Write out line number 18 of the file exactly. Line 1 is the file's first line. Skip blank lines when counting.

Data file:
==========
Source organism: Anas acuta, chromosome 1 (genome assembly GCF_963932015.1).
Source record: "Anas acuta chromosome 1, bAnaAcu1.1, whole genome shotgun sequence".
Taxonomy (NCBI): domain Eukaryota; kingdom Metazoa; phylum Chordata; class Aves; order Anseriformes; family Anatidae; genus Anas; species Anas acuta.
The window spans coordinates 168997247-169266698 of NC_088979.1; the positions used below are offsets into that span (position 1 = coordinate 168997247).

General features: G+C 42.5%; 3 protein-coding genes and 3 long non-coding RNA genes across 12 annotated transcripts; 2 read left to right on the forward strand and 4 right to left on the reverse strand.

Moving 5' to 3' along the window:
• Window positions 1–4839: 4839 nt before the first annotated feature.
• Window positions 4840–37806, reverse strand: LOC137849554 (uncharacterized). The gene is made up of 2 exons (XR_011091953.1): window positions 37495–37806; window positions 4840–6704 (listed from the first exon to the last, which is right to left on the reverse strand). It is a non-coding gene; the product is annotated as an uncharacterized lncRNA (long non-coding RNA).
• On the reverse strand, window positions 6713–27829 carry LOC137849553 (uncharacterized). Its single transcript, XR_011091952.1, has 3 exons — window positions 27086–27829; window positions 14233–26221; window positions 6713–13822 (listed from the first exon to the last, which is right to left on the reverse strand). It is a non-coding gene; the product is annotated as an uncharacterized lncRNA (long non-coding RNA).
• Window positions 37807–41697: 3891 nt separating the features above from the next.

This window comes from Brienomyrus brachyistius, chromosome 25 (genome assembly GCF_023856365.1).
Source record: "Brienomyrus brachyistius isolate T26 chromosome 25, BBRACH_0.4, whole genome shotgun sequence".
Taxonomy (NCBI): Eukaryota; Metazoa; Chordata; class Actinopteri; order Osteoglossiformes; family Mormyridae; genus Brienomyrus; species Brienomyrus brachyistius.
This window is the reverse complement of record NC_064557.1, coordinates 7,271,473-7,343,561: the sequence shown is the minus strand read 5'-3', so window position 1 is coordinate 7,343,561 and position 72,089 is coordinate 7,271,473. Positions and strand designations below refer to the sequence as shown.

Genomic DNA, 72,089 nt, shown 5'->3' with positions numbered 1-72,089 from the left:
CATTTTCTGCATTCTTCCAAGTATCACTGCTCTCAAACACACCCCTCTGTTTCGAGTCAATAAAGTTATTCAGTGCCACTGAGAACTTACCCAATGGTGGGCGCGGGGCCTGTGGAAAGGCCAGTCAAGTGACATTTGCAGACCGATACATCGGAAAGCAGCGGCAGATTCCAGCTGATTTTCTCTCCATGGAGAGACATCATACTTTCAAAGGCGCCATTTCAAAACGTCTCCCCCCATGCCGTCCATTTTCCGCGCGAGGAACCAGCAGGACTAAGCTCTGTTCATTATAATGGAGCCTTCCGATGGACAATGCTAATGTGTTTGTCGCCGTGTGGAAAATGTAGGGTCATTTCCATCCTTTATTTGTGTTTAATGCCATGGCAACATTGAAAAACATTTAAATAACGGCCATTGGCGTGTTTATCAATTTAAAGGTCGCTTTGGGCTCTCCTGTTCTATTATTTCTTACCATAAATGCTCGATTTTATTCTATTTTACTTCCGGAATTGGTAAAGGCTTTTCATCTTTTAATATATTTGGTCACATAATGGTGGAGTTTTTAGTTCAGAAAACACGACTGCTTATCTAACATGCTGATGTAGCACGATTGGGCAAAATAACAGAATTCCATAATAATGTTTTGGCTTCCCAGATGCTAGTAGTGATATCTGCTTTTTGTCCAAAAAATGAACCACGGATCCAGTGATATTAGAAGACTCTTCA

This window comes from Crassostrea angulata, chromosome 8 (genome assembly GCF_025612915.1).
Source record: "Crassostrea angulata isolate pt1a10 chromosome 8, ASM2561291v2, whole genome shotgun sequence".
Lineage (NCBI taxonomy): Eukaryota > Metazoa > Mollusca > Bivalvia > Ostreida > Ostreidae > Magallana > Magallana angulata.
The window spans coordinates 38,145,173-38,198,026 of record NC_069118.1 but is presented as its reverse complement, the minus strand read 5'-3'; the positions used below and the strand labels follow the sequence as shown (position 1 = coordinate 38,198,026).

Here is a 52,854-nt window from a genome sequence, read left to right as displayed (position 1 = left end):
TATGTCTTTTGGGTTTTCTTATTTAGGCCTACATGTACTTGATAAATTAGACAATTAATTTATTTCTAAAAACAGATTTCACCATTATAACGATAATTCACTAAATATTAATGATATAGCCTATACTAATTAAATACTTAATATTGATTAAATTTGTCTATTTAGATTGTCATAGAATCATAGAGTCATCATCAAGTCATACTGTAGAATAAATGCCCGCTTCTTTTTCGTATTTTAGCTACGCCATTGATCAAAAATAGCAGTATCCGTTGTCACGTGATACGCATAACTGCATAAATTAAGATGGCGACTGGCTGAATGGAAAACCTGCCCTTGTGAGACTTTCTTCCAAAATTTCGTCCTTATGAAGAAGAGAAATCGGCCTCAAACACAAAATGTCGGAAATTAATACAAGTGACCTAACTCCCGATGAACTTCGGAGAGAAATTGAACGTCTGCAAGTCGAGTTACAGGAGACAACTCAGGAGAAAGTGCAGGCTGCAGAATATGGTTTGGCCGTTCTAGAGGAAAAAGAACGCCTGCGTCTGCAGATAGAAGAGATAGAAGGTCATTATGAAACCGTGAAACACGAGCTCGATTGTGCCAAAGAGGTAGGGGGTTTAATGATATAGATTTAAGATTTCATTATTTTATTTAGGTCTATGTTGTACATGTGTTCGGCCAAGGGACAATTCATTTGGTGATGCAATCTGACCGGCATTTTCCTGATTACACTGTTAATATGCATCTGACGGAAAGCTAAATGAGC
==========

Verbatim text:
Source record: "Crassostrea angulata isolate pt1a10 chromosome 8, ASM2561291v2, whole genome shotgun sequence".